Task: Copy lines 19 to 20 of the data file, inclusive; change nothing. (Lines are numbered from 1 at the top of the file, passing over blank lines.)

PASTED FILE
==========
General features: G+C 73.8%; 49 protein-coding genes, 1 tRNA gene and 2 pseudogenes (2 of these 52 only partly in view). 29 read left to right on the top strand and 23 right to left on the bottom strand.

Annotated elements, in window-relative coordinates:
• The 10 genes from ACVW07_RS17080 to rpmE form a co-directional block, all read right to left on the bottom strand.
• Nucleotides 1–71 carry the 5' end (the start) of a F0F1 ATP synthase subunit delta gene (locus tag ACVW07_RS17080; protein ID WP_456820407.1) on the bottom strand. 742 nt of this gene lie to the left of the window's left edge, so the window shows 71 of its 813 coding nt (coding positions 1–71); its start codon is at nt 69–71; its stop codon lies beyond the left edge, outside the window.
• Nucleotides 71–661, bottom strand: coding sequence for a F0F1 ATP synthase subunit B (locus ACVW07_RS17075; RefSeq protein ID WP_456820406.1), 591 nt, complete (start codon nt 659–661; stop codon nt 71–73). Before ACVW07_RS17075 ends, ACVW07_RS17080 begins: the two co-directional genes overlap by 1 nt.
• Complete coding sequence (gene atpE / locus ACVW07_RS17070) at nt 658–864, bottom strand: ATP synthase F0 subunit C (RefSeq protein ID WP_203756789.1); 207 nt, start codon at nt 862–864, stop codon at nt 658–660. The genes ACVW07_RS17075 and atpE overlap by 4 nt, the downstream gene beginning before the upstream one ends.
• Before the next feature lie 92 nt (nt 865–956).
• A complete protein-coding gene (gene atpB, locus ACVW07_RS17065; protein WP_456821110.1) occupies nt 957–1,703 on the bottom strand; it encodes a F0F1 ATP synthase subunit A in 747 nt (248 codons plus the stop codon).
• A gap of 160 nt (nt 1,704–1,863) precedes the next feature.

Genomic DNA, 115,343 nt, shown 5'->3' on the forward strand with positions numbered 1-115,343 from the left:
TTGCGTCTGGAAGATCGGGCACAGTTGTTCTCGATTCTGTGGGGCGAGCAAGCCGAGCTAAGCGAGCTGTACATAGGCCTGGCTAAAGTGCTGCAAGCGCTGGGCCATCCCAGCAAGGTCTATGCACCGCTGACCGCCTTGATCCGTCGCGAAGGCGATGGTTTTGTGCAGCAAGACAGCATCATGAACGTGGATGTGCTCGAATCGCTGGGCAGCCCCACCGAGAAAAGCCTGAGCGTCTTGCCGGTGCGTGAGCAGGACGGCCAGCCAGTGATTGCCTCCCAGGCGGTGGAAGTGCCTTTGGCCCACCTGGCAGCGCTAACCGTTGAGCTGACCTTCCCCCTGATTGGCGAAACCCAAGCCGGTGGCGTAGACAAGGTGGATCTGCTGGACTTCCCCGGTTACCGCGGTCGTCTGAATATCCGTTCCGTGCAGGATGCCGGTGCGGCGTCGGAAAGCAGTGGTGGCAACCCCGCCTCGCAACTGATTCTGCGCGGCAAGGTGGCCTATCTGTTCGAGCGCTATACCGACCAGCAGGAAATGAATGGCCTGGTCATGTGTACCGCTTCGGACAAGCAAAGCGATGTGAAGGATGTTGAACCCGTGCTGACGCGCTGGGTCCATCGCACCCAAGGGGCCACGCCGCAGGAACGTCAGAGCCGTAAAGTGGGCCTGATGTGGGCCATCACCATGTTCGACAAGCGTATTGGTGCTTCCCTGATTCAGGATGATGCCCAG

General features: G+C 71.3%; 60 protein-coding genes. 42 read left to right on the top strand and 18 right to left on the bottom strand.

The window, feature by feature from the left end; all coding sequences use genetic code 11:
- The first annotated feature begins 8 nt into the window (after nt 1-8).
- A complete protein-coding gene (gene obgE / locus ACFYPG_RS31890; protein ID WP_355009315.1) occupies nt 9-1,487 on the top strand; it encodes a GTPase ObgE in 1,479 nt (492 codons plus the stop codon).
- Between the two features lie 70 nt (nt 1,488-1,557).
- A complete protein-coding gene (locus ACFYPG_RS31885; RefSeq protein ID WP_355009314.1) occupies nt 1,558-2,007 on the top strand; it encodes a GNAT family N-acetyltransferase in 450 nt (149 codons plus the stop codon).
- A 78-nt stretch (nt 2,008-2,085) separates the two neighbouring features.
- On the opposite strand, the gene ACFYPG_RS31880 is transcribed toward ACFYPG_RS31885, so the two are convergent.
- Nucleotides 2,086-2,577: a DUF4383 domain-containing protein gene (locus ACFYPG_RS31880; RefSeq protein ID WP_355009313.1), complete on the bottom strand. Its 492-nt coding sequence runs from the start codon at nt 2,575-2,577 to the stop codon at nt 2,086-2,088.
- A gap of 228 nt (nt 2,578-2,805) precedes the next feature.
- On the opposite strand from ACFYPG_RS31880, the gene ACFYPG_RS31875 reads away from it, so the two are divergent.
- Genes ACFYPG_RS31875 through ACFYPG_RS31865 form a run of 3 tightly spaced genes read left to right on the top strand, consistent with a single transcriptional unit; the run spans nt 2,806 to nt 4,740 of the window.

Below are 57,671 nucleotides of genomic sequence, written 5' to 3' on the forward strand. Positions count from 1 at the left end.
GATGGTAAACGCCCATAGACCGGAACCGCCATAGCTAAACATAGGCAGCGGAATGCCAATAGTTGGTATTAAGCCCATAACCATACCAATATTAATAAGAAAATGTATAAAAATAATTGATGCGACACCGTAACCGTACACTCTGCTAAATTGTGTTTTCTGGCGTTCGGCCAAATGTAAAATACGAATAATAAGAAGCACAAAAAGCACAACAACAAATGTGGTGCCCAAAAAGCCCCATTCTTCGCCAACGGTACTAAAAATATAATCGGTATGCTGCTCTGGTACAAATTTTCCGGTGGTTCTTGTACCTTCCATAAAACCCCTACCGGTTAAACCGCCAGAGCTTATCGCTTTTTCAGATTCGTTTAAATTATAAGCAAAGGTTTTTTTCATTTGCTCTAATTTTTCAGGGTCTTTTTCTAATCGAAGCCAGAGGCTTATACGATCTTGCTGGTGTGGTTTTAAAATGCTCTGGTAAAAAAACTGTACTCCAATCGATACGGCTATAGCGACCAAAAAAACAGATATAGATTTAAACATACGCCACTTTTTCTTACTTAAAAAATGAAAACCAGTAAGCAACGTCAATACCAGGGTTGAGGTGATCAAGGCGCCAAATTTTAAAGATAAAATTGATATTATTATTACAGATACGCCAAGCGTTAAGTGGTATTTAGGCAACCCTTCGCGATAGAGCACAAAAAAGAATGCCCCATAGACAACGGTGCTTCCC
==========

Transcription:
- On the opposite strand, the gene ACFYPG_RS31880 is transcribed toward ACFYPG_RS31885, so the two are convergent.
- Nucleotides 2,086-2,577: a DUF4383 domain-containing protein gene (locus ACFYPG_RS31880; RefSeq protein ID WP_355009313.1), complete on the bottom strand. Its 492-nt coding sequence runs from the start codon at nt 2,575-2,577 to the stop codon at nt 2,086-2,088.